A rare Chinese blue and white 'Flower and Wave' censer and cover for the Islamic market
Xuande six-character mark, probably Ming Dynasty
Of globe form, raised on a spreading foot, the cover surmounted with a garlic-head finial, pierced with six trefoil vents, mirrored by six further larger vents at the shoulder above a broad band of complex foliate piercing, decorated with flower sprays and bands of flowers and foliage between ruyi-head borders in typical 'heaped and piled' cobalt, the base with flowers and scrolling foliage above a lappet border, the foot with later silver replacement, decorated with further flower and leaf band above a broad border of waves.
Private UK collection, the property of a gentleman.
This piece clearly follows Islamic market influences and tastes, both in the shape and decoration. The precedent for pierced domed incense burners in the region now occupied by Iran, Syria, Iraq and Turkey, can be found in bronze and brass examples from the 10th to 14th Centuries. Persian metallurgy was highly advanced by this time with layering of contrasting metals for decorative effect as well as elaborate surface embossing, chasing, incising and piercing. A typical period example can be found in the Victoria & Albert Museum collection, London, ref.M.1:2-2002, made in Iran circa 1400. Here we see the surface chased with dense flowers and foliage following the pierced design, as with the present lot. The footed domed form of the present lot seems also to have influenced later incense burners, or mamluk, of the Turkish Ottoman empire from the middle Ming period to the 19th Century. The shape would have been difficult to fire successfully with the weight of the vessel base resting on its stem, while the cover also weakened by the intricate piercing would have been prone to warping and fracturing in the intense heat. Consequently it is likely not many were made, hence its comparative rarity. Originally with a porcelain foot, decorated with flowers and a broad border of waves, this has been replaced with embossed silver, carefully imitating the original pattern, presumed to have been carried out in China before finding its way to the West.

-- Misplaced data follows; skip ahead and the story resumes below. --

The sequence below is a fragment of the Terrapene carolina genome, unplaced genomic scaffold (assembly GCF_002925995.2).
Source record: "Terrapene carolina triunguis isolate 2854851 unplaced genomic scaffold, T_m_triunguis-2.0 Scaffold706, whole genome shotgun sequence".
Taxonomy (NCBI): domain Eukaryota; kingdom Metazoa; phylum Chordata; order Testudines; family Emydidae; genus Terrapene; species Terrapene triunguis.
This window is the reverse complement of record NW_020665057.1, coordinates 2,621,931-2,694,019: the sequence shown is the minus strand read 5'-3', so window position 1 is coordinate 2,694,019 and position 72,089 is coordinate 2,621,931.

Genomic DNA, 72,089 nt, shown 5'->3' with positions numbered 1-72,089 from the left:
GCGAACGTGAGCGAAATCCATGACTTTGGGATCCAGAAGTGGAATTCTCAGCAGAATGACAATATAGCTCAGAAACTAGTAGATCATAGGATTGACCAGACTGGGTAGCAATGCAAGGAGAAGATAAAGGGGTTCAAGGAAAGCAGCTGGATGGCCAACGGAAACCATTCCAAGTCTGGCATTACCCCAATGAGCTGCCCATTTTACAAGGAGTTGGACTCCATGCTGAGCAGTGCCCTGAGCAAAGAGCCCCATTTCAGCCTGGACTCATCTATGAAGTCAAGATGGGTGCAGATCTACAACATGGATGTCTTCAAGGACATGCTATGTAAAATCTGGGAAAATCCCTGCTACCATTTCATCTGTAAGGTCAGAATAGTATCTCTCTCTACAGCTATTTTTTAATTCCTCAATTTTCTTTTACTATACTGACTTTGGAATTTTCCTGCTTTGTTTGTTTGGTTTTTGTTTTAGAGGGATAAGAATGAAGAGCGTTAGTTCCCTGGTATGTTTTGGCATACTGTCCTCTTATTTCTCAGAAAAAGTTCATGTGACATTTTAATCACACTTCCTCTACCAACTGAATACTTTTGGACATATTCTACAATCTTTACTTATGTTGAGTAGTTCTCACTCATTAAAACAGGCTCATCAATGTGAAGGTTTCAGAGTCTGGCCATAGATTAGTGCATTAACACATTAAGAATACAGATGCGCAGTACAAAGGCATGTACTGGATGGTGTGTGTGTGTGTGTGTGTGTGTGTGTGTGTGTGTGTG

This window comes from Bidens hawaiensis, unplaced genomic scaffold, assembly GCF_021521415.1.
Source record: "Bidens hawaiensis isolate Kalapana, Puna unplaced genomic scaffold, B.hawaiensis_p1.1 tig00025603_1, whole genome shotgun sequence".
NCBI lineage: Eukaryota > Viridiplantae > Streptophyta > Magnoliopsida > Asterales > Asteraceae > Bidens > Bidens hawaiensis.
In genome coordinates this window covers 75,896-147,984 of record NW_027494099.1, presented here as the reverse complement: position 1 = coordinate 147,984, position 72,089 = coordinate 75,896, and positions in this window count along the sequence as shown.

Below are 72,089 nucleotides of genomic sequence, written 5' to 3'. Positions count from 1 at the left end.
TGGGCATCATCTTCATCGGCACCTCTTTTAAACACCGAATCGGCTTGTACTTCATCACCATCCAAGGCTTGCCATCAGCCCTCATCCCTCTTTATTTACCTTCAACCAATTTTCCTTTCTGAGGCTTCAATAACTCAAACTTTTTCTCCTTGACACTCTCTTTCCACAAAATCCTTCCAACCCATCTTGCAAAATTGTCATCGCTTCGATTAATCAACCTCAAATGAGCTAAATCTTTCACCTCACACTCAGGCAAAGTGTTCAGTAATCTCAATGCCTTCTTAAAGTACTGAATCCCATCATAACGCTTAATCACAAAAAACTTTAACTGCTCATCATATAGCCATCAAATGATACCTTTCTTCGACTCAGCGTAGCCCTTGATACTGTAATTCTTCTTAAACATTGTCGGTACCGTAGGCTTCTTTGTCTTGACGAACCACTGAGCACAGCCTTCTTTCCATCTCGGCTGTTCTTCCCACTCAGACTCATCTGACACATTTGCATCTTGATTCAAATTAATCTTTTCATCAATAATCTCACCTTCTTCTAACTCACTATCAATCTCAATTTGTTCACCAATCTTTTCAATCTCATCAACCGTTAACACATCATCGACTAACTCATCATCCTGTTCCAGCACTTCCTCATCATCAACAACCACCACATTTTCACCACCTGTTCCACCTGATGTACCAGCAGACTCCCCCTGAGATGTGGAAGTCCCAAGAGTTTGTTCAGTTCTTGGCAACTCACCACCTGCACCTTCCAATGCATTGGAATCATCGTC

For comparison, a near identical censer and cover was sold at Poly Auction, Beijing, 5 December 2012, lot 5566.
Sold for £27,000
A large Chinese blue and white figure of Guanyin, Qing Dynasty
A large Chinese blue and white figure Guanyin, Qing Dynasty, 19th century
Modelled standing in long flowing robes atop a lotus base, she wears a bead necklace and her face with serene expression, decorated with a dense profusion of flowers and foliage.
Sold for £8,000
And so with our timed and live online sales, even without an audience, there have been very strong prices and a growing appetite for fine art and antiques. Asian art is still among the most dynamic specialisms and it’s an exciting time for the Halls team and our clients who have consigned with us. Somewhere in Shropshire, perhaps within the walls of Shrewsbury Town itself, there is another piece of blue and white waiting to be discovered, worth a life-changing sum of money. My mission, as Asian Art Specialist, is to find it and bring it to the world market.